It wasn’t the bucket of feces, the endless death threats or being followed in a car that told her journalism was too dangerous. It was her car being set ablaze that finally forced prominent Russian journalist Yulia Latynina to leave her country last September. “I left because I was horrified by people’s lack of responsibility,” she said in an op-ed for The Moscow Times last fall. Lack of responsibility indeed. Journalism in Russia is among the more dangerous professions for Russian citizens who, on all sides, are bombarded by resistance.

When another Russian journalist, Anna Politkovskaya, died in 2006, the international community recognized there was a problem. Gunned down in the elevator of her apartment building, Politkovskaya was researching possible government ties to terrorism.

She has come to symbolize what The Guardian calls the “[killing] of free media in Russia.” After Politkovskaya’s murder, everyone knew what dangers confronted notions of free speech, especially the kind directed toward the government.

The modern iteration of this quasi government-sanctioned war on journalism partly owes to the vicious early-2000s second war in Chechnya. Journalism there was suppressed by the heavy hand of the Kremlin, using the tools of restricted access, intimidation and in some cases physical violence. There were many mysterious deaths, and many blatant ones, too, that never got resolved.

Politkovskaya falls into that second category. Her killers were sentenced to life in prison in 2014, but whoever paid for the obvious assassination still remains unknown in 2018, 12 years after her death.

But we mustn’t place all the blame on government oppression. When you look at violence associated with journalism in Russia you see a shocking number of attacks, threats and killings perpetrated by other citizens. If governmental aggression towards free media comes from above, then this comes from below.

In October of 2017 a man pepper sprayed a guard, went up 14 floors in an elevator, and stabbed the head operator of the Ekho Moskvy radio station in the neck. She lived. Two months later a journalist in southern Rostov region, Vyacheslav Prudnikov, was shot during a meeting with local government officials. The attacker cried, “You criticize local authorities too much, we’ll kill you.” He also lived.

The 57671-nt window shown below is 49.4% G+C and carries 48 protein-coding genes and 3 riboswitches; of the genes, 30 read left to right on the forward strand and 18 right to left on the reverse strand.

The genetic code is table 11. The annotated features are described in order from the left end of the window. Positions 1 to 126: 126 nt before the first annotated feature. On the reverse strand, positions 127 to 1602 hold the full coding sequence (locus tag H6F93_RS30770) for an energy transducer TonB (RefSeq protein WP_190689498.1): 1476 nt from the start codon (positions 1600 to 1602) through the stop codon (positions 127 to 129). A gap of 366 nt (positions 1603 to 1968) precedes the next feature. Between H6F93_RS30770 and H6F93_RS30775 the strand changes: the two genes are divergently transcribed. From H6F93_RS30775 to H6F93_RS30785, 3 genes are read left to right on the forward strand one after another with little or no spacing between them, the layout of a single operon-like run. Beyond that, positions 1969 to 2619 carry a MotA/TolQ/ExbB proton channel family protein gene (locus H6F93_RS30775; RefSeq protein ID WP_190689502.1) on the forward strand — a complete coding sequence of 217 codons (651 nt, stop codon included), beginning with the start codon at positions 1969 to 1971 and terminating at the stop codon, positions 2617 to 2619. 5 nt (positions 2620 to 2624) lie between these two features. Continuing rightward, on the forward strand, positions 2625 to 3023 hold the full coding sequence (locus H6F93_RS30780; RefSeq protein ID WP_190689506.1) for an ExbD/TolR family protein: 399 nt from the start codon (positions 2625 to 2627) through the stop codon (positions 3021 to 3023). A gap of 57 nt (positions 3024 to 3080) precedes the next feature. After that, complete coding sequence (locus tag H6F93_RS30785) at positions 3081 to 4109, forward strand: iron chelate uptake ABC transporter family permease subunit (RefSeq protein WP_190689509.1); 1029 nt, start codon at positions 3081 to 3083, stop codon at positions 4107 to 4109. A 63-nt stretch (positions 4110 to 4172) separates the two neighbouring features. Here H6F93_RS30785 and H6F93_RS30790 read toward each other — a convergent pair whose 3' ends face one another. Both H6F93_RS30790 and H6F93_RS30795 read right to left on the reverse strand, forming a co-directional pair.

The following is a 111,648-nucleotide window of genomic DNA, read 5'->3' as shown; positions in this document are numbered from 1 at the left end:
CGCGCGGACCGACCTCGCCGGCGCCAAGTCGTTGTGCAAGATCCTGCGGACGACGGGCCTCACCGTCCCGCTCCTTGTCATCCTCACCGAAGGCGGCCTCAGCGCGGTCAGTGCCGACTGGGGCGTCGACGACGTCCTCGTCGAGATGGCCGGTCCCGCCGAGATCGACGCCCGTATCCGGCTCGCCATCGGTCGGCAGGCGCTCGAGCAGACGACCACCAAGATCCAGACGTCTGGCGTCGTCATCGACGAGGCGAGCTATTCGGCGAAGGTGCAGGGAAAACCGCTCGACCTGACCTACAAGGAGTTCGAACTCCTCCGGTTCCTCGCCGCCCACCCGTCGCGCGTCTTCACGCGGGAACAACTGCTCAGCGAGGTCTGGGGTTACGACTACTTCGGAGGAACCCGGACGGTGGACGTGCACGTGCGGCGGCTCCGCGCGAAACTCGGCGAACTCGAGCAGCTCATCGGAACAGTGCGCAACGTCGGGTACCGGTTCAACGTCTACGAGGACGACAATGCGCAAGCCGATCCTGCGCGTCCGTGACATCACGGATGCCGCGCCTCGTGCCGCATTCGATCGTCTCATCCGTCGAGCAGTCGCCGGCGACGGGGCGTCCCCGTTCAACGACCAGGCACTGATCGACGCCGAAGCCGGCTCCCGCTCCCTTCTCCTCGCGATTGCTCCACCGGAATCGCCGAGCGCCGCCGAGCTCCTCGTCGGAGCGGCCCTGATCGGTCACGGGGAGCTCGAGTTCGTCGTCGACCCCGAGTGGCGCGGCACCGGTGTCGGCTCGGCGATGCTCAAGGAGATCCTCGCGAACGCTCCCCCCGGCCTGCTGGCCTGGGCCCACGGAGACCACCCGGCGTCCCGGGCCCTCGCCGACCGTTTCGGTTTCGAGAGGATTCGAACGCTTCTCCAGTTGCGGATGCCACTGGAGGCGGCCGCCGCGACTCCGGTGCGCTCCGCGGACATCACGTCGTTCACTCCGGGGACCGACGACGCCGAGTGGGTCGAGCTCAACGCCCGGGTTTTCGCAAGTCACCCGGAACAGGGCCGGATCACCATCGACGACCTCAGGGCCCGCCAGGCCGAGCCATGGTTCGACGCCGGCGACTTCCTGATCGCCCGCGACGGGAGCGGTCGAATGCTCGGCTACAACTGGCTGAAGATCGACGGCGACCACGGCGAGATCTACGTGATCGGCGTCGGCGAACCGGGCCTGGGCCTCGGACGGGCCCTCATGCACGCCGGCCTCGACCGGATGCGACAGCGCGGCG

The common thread between these stories and many others, including Politkovskaya’s, is not the elevators. In some way these cases are responses to what is envisioned as a breach of values and codes of conduct. As is the Russian way, historically, these things tend to emerge as intense bouts of political expression. The increasing Westernization of the country in the post-USSR era has met an equally resurgent front of latent Soviet resistance. Some people are still stuck in the Soviet mindset that contradicts the values expounded by these western-looking news outlets. That friction between forces sometimes causes an explosion, and we get attacks on journalists.

A journalist I met in Russia told me that at state news outlets, when writing veers too far from the agenda, they repeat the motto “that’s not our angle.” That’s about the nicest way journalists can be confronted with the harsh reality that free speech is a revolutionary profession in a deeply status quo country. Usually, they experience it first-hand in opposition from conservative populations and all levels of government. The misconception is that it all comes from this latter group, but that lessens the issue. Journalism in Russia is suspended in an environment more dangerous that merely the government can create. It’s attacked on both sides, from the government above and a few individuals below.